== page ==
Can we lower government debt, sustain positive real rates and finance the transition to a low-carbon economy?

It’s been 60 years since John Fleming and Robert Mundell described the “impossible trilemma” of international economics.

It’s not possible to have (1) fixed foreign exchange rates, (2) free movement of capital and (3) an independent monetary policy at the same time: Try to set your policy rate at 3% when the global rate is 5%, and freely mobile capital will flee your assets and put downward pressure on your currency. You can sell foreign-currency reserves to maintain your fixed exchange rate, but only until those reserves run dry. So, take your pick.

Joe Amato wrote about the central banking trilemma last week. We think a similar trilemma could start to assert itself in capital markets over the coming years.

Is it possible to have all three of (1) lower government debt ratios and costs, (2) positive, “old normal” real rates under free movement of capital and (3) the infrastructure spending required to adapt the world to the effects of climate change and achieve the transition to a low-carbon economy?

A lot of commentary makes hard-and-fast prognostication about one or two of these without accounting for the constraints of the third.

For example, how will we finance the low-carbon transition if debt levels “must” come down while debt costs “must” go up?

As a society, we’ll need to take our pick. Different countries may make different choices, but those choices will be of huge importance to long-term investors. If history is a guide, these choices may lead to a level of state involvement in economic affairs that is perhaps more familiar in emerging economies and greater than many in the West are used to.

Government Intervention

Let’s start with the assumption that the spending required to achieve the low-carbon transition and adapt to the impact of climate change will occur. This is a huge task requiring tens of trillions of dollars’ investment.

We believe the scale of the task requires government intervention, and the history of similarly massive projects, such as fighting wars and rebuilding after them, strongly suggests that government debt ratios will rise.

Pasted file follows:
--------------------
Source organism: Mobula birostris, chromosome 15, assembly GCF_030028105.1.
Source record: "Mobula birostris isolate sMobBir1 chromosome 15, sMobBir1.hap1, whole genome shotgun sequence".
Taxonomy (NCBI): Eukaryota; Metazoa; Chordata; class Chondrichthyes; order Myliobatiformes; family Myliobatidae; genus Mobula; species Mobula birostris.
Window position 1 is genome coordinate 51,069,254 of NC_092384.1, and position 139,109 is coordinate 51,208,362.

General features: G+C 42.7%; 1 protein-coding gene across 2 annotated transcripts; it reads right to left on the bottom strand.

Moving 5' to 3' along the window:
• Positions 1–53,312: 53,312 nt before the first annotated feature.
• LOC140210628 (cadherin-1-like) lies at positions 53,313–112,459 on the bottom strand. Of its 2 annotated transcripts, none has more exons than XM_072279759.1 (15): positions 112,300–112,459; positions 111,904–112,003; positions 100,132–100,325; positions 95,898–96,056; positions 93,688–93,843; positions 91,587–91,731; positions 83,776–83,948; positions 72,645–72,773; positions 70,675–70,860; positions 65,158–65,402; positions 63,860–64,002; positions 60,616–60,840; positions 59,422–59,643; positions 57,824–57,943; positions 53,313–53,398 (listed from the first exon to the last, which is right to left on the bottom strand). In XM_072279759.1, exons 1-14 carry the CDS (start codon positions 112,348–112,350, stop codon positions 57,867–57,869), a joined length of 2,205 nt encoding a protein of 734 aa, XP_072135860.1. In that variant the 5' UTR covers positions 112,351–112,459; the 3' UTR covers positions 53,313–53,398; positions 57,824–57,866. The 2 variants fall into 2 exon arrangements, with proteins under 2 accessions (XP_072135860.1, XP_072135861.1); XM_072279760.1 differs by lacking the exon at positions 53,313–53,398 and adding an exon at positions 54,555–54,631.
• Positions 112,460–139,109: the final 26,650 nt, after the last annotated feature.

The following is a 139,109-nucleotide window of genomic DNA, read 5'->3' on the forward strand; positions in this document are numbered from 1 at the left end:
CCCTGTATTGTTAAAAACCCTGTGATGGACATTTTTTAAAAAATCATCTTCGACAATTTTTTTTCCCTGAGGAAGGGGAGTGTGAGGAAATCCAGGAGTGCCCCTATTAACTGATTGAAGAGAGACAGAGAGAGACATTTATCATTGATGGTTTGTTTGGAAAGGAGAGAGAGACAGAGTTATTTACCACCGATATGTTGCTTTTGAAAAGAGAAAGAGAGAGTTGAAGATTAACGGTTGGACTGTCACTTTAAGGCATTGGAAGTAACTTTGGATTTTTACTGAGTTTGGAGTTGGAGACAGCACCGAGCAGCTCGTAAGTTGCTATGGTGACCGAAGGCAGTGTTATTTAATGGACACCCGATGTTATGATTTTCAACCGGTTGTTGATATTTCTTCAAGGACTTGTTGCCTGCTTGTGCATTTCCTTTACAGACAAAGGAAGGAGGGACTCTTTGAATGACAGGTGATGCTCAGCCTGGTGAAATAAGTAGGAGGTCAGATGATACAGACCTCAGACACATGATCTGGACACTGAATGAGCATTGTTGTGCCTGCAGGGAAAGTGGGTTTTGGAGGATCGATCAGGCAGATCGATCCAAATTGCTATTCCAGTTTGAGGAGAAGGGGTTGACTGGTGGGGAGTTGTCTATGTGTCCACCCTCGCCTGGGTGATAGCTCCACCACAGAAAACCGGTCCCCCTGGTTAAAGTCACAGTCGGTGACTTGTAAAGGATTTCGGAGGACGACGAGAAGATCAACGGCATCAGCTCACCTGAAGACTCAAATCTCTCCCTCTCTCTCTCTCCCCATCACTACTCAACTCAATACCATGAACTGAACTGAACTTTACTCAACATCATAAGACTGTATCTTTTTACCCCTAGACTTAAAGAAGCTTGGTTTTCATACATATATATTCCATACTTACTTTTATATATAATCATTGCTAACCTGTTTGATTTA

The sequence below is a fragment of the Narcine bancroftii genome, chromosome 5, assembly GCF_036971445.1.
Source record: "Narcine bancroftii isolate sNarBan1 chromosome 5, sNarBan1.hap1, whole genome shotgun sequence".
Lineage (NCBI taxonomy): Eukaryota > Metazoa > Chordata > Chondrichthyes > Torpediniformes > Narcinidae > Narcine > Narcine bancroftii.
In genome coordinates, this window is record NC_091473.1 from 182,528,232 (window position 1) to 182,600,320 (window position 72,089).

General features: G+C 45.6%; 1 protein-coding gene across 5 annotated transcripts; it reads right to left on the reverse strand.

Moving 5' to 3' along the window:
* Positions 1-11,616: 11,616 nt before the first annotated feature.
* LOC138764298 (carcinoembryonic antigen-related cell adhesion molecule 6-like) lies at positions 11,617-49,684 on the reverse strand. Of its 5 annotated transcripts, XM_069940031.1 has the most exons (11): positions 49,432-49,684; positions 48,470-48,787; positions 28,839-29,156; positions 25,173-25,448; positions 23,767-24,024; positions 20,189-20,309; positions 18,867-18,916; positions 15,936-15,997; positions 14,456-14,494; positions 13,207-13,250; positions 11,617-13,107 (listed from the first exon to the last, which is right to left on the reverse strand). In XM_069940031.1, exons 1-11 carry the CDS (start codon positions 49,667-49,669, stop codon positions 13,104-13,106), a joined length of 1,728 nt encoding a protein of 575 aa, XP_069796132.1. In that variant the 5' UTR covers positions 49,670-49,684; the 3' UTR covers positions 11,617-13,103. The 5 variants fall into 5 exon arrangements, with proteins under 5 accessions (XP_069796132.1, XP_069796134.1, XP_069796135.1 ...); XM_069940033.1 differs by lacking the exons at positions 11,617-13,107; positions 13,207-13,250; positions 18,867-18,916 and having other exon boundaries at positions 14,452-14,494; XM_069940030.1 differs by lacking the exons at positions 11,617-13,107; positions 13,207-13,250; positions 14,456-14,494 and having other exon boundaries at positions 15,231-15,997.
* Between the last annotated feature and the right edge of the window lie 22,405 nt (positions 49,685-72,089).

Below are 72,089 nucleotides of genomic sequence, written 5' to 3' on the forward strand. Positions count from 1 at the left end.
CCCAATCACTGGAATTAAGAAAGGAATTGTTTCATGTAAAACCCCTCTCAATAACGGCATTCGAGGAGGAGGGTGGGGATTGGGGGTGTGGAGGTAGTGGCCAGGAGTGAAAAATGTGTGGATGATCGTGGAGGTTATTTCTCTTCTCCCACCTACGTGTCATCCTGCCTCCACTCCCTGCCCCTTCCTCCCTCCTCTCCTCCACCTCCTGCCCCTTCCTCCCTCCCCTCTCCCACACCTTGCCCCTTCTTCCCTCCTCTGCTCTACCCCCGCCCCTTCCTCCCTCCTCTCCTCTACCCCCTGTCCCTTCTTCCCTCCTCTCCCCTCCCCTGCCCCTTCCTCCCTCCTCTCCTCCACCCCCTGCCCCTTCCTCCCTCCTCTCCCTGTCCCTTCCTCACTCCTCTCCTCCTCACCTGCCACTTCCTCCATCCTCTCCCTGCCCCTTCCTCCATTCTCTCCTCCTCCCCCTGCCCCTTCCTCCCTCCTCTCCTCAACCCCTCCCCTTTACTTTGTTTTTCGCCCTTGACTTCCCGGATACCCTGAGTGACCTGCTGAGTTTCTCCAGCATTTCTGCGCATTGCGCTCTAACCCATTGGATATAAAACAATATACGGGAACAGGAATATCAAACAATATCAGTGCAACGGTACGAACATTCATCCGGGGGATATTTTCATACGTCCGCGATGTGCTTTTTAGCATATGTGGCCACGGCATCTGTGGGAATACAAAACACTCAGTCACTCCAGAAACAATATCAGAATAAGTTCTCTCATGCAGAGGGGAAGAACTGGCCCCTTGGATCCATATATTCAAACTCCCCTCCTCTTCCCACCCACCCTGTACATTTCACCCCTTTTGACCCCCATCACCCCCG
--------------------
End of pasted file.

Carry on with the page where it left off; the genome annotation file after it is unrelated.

In such an event, which of the other two legs of our trilemma “have to give”?

In some countries, covetous eyes will be drawn to pots of domestic savings or capital, to replace that which is more able to seek lower risk or higher compensation elsewhere. In Europe, for example, both the European Union and the post-Brexit U.K. are revising the Solvency II rules that govern their insurance sectors, with both aiming to encourage insurers to make more long-term investments in domestic real assets.

In his Autumn Statement last year, U.K. Chancellor Jeremy Hunt was explicit that the rules were being rewritten to release “tens of billions of pounds” for infrastructure investment.

Others will think about mobilizing the printing press and try, to some extent, to meet the need from money creation and tailored banking.

The recent banking crisis could mean that the quid of wider deposit insurance is followed by the quo of greater regulatory oversight—and direction—of where banks lend and how they invest their assets, for example. In addition, among the proposals to aid the pursuit of a just transition coming out of last year’s COP27 meetings were an expansion of the lending capacity of the World Bank and other development banks, without requiring more equity capital from their state or private shareholders; and the issuance of hundreds of billions of dollars of Special Drawing Rights (SDRs) to fund a Global Climate Mitigation Trust at the International Monetary Fund (IMF).